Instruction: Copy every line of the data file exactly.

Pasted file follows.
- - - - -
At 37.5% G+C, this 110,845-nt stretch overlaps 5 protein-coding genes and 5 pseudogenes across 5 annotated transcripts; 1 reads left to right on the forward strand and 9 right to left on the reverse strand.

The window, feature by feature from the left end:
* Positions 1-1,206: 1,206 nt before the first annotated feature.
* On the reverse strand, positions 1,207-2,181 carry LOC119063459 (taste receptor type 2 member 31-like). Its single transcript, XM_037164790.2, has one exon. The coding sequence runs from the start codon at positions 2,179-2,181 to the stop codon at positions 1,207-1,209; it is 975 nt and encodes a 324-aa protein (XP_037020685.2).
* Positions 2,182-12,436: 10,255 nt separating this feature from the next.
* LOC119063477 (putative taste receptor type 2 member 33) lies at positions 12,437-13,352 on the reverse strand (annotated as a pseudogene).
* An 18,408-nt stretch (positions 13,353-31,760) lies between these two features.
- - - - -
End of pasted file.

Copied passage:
At 37.5% G+C, this 110,845-nt stretch overlaps 5 protein-coding genes and 5 pseudogenes across 5 annotated transcripts; 1 reads left to right on the forward strand and 9 right to left on the reverse strand.

The window, feature by feature from the left end:
* Positions 1-1,206: 1,206 nt before the first annotated feature.
* On the reverse strand, positions 1,207-2,181 carry LOC119063459 (taste receptor type 2 member 31-like). Its single transcript, XM_037164790.2, has one exon. The coding sequence runs from the start codon at positions 2,179-2,181 to the stop codon at positions 1,207-1,209; it is 975 nt and encodes a 324-aa protein (XP_037020685.2).
* Positions 2,182-12,436: 10,255 nt separating this feature from the next.
* LOC119063477 (putative taste receptor type 2 member 33) lies at positions 12,437-13,352 on the reverse strand (annotated as a pseudogene).
* An 18,408-nt stretch (positions 13,353-31,760) lies between these two features.